Coming out of college, Jon Gillies looked like the Calgary Flames’ next homegrown starting goaltender. Unfortunately the 23-year-old has run into a series of obstacles at the pro level, to the degree that his status as a premier prospect has dimmed considerably since this time last year.
Dropping from third to 11th in our rankings, Gillies remains a player of interest in Calgary’s system, but he’s no longer the obvious heir apparent in the crease.
A brief history
A third round pick in 2012 coming out of the USHL, the towering 6’6″ netminder immediately grabbed the starter’s reins for Providence College, despite being an 18-year-old freshman. Gillies finished the season as one of the best goalies in the league, managing a .931 SV% while being named to the Hockey East first all-star team.
The next two years in college were similarly successful. His save rate was eerily stable (.931, .931, .930), he was named to the 2014 USA World Junior Team, he led the Friars to an NCAA title, and he was chosen as the Frozen Four’s most outstanding player.
His impressive resume marked Gillies as a highly anticipated prospect when he turned pro in 2015. Unfortunately, his first pro season was cut to just seven games by a lingering hip ailment that required surgery. His highly anticipated debut was put on pause.
Gillies re-started his debut this past season but struggled under the weight of expectations after a year on the shelf. He duelled with newcomer David Rittich for the starter’s role in Stockton, eventually ceding the crease for long stretches. Gillies finished the year with a mediocre .910 SV% in the AHL (22nd best in the league), although he did impress in his first NHL game where he made 27 saves en route to a win over the L.A. Kings.
Stockton Heat head coach Ryan Huska noted that Gillies’ injury-free season did carry with it a new challenge: dealing with being a full-time pro and having to compete for starts with teammate David Rittich.
He had to deal with some challenges for the first time, and really this was his first professional year. So learning how to be a pro was one thing that was a big step for him. Learning how he has to come to the rink with the right attitude and ready to make himself better each and every time he steps onto the ice, whether that be games or practices, and handling some adversity.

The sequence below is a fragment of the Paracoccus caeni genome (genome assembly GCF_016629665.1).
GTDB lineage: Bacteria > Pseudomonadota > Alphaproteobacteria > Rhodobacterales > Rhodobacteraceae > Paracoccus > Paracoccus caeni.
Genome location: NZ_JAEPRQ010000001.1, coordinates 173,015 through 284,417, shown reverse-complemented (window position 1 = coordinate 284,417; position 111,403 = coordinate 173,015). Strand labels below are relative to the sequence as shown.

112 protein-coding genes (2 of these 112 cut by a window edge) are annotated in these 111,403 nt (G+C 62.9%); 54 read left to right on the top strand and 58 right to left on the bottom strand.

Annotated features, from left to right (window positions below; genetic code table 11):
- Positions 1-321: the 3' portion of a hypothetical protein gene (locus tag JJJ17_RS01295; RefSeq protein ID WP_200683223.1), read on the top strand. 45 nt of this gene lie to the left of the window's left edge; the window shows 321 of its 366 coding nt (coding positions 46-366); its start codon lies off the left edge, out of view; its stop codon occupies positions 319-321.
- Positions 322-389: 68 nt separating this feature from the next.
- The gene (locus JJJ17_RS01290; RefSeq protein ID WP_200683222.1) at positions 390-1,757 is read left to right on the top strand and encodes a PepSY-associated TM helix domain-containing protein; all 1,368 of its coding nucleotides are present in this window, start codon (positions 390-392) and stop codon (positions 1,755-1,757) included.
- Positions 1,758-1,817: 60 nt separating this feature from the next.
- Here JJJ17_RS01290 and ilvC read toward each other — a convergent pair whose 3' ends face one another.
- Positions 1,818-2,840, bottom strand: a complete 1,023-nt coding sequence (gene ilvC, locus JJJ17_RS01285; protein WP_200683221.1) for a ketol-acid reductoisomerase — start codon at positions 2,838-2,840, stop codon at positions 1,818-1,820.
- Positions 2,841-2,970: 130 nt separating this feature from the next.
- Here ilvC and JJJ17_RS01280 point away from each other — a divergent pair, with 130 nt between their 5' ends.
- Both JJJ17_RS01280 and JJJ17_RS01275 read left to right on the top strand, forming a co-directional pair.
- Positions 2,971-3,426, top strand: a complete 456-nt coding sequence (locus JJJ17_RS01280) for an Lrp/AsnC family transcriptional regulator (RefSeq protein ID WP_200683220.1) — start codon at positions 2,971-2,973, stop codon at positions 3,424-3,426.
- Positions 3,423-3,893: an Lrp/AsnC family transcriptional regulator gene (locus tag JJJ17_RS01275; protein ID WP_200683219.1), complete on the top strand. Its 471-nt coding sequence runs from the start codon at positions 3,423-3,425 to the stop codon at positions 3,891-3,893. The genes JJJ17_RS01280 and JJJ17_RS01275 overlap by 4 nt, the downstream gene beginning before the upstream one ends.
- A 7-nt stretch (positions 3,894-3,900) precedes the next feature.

In years past Jon was always the guy that was going to get the net all the time and learning and having to deal with a guy that was pushing him really hard from behind, I think, gave him great experience. I think it’s going to put him in a position where he’s going to come back even better than we saw this year where now the injury’s fully behind him. He’s got a year under his belt and we’re going to see him take some really good strides moving forward.
In Goal Magazine’s Greg Balloch shared his thoughts on Gillies’ game.
At 6-foot-5, he is an intimidating physical presence in the net. He plays into his size well by using short, efficient routes in the crease. He also likes to pre-set on the post early, but is still able to get across quickly simply because of his long legs and powerful pushes while in the butterfly. His skating and overall footwork from a standing position was an area that he needed to improve when he was drafted. Despite missing a big chunk of time with injuries since turning pro, he certainly has improved in that regard. He’s right on the cusp of breaking through as a full-time NHL goaltender, and is one of the most exciting young goaltenders to keep an eye on this upcoming season.
What comes next?
The Flames desperately need one of their goaltending prospects to figure things out over the next couple of years, and by all rights Gillies should be at the head of the line. His mediocre first season will be quickly forgotten if he can re-establish himself as the true starter in Stockton and one of the top goaltenders in the AHL.
On the other hand, Gillies is now battling for organizational space with guys like Rittich and upstart Tyler Parsons. Another underwhelming year may see him passed on the depth chart and dropped further in our prospect rankings.